On my way home, I was listening to the Depeche Mode album “Sounds of the Universe.” The first song is called “In Chains” and although it’s a love song about how he’s tied to this special person, for me, it described my life with diabetes.
“I know you know what you’re doing to me / I know my hands will never be free / I know what it’s like to be / In chains.”
All right, so maybe diabetes isn’t exactly a person, but a lot of the time, it feels like one. I’ve personified it before calling it my best friend and someone I have to learn to live with. Mila Ferrer who blogs at Jaime, Mi Dulce Guerrero has called it Tía Bety, a mean aunt coming to ruin the day. Regardless of how you see it or how you deal with it, sometimes it feels like you’re living in chains.
I had gone to see my endo. The last few months haven’t exactly been the greatest in terms of diabetes management. If you’re like me, there are times when one area of your life is going awesomely that sometimes the health consciousness takes a backseat although it isn’t supposed to. Additionally, there is the occasional burnout when you literally want to just give up on trying to figure it all out.
I’m busy. Work is going well, I’ve start working out and I’m doing a whole lot of new things, but damn, the beeping, the checking, the monitoring cramps my style. Sometimes. Like being a kid: You don’t want to eat your vegetables at dinner knowing the rest of your friends are outside on the block and playing without you. I don’t always want to eat my vegetables!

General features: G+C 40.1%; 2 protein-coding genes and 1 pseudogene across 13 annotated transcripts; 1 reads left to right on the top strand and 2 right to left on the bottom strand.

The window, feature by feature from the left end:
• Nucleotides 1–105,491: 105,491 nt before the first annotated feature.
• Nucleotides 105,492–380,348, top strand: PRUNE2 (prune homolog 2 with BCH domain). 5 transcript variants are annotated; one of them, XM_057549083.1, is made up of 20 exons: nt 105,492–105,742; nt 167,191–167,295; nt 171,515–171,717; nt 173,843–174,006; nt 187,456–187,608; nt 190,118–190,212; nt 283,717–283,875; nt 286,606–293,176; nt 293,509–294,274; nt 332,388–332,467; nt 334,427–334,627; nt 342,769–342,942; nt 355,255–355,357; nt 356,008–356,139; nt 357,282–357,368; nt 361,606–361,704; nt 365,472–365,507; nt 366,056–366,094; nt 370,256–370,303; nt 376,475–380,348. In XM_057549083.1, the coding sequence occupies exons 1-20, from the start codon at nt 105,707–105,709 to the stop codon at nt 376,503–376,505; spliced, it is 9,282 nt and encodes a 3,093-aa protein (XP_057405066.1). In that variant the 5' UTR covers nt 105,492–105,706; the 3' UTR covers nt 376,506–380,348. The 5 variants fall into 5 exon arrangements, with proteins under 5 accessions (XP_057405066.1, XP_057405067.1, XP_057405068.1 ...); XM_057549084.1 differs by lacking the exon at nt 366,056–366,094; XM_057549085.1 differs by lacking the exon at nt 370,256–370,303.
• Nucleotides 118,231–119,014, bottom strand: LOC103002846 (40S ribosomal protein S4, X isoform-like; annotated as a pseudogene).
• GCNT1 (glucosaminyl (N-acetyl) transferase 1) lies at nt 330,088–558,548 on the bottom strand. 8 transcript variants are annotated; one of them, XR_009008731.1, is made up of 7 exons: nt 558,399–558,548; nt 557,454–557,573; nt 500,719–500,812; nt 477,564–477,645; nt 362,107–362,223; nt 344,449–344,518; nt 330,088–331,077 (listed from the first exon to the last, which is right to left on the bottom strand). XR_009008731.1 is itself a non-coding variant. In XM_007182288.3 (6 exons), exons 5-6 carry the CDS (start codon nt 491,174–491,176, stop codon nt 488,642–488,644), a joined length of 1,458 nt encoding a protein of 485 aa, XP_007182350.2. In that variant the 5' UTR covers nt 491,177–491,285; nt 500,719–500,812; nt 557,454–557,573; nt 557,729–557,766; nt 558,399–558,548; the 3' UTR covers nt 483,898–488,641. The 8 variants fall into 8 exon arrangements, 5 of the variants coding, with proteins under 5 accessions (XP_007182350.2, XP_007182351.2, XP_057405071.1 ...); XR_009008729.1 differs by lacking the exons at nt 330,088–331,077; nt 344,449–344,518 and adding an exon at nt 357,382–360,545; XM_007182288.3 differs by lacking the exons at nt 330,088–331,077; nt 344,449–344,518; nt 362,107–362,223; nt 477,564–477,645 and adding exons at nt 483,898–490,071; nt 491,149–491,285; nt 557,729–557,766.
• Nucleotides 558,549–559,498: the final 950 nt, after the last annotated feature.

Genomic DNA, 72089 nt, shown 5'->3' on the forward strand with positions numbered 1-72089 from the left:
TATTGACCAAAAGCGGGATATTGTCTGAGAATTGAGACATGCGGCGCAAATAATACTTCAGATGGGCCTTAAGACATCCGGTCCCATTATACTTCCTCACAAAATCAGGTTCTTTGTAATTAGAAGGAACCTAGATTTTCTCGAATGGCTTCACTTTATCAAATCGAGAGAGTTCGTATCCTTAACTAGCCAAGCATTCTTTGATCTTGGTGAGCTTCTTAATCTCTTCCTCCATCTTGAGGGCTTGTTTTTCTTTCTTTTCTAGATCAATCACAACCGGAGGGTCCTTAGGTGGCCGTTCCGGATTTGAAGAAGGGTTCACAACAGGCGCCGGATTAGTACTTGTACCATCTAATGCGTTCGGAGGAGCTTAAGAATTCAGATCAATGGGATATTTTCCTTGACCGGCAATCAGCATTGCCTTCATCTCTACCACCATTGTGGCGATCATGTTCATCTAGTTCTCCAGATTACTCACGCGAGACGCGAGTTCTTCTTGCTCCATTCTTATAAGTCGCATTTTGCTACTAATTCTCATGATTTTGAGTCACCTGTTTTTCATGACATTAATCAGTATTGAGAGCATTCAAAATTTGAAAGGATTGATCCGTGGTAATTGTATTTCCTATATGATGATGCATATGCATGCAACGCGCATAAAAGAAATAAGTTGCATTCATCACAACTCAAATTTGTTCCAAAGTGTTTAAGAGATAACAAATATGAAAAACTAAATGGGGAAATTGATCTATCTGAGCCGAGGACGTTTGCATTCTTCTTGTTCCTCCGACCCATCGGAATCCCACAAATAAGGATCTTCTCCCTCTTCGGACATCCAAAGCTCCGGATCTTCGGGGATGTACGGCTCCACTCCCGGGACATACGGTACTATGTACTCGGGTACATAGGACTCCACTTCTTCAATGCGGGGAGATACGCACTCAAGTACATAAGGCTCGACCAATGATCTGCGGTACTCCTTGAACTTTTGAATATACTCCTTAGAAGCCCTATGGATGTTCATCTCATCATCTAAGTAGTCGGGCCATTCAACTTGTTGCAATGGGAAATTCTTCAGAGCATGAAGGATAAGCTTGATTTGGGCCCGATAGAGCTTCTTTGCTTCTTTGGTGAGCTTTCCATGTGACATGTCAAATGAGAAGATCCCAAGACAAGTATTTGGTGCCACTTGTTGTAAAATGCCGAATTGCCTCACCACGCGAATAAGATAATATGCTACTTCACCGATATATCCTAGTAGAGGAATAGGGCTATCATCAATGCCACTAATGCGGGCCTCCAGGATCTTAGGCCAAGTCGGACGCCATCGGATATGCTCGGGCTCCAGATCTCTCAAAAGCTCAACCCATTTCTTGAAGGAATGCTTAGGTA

There is no time like that of hearing your management has fallen to the wayside. It hit me hard. It made me tired and it made me want to cry. I eventually did on the ride home because of frustration. Exhaustion. And then, re-realized that it’s never going away. This is the joy of having a chronic illness. There are times that it’s such a part of you, you don’t think about it at all. Then there are those realization moments when it hits you: This isn’t a cold. This isn’t the flu. This is not going away. I work my tail off for something, but there is no finish line in sight– just the end of my life.
Morbid. I know. But along with the strengthening times, the wonderful times, the moments you take to learn from your mistakes, there are also the lows. The times where you feel helpless and crying is the only answer. Laughter works too, but crying… that release… it does help.
I’m moving forward, as always, without a choice, and learning about what’s going to make me feel better, be better and be the healthiest person I can. ¡Pa’ lante con la lucha!
I felt that I’ve shared things like this before. It doesn’t get any easier. However, for those who know me, know that I’m willing to talk about it and willing to support you when you need me. Just like you’ve been there for me, too.